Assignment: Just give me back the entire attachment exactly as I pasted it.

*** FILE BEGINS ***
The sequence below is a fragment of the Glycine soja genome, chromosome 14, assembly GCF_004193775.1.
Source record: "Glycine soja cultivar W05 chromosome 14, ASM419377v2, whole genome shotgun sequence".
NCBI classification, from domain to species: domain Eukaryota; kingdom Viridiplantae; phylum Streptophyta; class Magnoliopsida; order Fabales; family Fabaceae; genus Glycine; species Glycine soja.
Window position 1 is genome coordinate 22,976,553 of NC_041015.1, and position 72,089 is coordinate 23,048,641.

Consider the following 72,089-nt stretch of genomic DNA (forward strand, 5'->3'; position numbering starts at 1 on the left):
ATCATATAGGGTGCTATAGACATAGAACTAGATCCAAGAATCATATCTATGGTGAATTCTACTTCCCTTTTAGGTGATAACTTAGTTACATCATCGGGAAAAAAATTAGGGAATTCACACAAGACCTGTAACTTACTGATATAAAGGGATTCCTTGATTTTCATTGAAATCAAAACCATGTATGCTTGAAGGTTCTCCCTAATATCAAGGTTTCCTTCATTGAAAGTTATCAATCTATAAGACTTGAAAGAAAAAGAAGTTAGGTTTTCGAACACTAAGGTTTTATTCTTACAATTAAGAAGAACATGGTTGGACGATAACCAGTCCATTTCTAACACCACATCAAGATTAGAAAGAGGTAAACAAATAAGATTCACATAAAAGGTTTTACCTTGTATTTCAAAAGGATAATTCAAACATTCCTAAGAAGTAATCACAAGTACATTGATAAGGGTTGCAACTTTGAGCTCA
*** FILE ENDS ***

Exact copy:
The sequence below is a fragment of the Glycine soja genome, chromosome 14, assembly GCF_004193775.1.
Source record: "Glycine soja cultivar W05 chromosome 14, ASM419377v2, whole genome shotgun sequence".
NCBI classification, from domain to species: domain Eukaryota; kingdom Viridiplantae; phylum Streptophyta; class Magnoliopsida; order Fabales; family Fabaceae; genus Glycine; species Glycine soja.
Window position 1 is genome coordinate 22,976,553 of NC_041015.1, and position 72,089 is coordinate 23,048,641.

Consider the following 72,089-nt stretch of genomic DNA (forward strand, 5'->3'; position numbering starts at 1 on the left):
ATCATATAGGGTGCTATAGACATAGAACTAGATCCAAGAATCATATCTATGGTGAATTCTACTTCCCTTTTAGGTGATAACTTAGTTACATCATCGGGAAAAAAATTAGGGAATTCACACAAGACCTGTAACTTACTGATATAAAGGGATTCCTTGATTTTCATTGAAATCAAAACCATGTATGCTTGAAGGTTCTCCCTAATATCAAGGTTTCCTTCATTGAAAGTTATCAATCTATAAGACTTGAAAGAAAAAGAAGTTAGGTTTTCGAACACTAAGGTTTTATTCTTACAATTAAGAAGAACATGGTTGGACGATAACCAGTCCATTTCTAACACCACATCAAGATTAGAAAGAGGTAAACAAATAAGATTCACATAAAAGGTTTTACCTTGTATTTCAAAAGGATAATTCAAACATTCCTAAGAAGTAATCACAAGTACATTGATAAGGGTTGCAACTTTGAGCTCA